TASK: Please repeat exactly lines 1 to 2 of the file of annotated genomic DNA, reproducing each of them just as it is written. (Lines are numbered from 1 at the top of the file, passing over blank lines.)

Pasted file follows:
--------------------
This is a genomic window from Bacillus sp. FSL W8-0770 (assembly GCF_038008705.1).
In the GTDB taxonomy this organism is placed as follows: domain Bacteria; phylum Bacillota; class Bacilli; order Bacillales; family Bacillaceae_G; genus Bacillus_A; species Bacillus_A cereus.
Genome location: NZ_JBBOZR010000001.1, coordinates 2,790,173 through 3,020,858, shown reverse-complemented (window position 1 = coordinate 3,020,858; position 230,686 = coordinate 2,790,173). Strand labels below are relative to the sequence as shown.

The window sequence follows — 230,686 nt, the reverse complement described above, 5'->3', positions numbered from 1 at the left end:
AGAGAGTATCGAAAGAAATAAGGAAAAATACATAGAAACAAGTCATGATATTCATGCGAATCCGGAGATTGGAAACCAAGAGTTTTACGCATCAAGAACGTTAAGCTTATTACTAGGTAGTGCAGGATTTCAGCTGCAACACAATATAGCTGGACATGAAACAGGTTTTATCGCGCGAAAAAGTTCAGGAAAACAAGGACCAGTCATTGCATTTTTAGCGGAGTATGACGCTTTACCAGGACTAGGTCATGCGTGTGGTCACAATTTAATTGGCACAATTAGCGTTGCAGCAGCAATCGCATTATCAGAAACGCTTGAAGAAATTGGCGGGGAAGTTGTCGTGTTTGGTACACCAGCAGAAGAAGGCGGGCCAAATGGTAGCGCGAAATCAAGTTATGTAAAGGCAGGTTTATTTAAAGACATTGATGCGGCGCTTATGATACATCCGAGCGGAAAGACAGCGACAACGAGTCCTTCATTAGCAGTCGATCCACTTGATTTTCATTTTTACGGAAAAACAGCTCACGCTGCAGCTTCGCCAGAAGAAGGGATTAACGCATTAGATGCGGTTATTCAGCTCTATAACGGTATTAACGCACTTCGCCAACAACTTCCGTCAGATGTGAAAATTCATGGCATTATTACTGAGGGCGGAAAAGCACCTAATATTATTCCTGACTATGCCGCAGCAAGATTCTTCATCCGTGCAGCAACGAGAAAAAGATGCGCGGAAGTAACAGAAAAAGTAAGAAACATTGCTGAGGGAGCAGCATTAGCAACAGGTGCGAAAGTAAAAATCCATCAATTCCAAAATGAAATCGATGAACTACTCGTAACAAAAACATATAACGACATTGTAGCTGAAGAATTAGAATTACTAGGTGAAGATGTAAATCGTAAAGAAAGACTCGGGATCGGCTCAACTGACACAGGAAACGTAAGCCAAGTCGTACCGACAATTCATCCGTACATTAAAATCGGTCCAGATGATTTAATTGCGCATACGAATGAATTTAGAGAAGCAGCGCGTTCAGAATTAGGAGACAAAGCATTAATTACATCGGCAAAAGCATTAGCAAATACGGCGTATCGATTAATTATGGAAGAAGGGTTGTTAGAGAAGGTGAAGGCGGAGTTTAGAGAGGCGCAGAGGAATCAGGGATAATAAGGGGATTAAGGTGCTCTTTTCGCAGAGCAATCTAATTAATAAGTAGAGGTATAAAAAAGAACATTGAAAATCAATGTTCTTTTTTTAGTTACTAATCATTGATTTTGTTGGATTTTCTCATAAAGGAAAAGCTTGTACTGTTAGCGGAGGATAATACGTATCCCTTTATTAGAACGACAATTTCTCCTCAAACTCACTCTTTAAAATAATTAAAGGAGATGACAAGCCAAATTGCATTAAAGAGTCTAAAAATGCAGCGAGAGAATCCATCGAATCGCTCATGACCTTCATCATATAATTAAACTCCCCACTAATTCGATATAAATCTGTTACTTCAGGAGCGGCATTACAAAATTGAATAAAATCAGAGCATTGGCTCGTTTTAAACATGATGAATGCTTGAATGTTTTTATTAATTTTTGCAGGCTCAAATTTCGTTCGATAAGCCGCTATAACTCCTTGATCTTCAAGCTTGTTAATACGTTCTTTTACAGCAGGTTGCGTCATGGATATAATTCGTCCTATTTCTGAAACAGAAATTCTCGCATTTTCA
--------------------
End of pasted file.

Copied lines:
This is a genomic window from Bacillus sp. FSL W8-0770 (assembly GCF_038008705.1).
In the GTDB taxonomy this organism is placed as follows: domain Bacteria; phylum Bacillota; class Bacilli; order Bacillales; family Bacillaceae_G; genus Bacillus_A; species Bacillus_A cereus.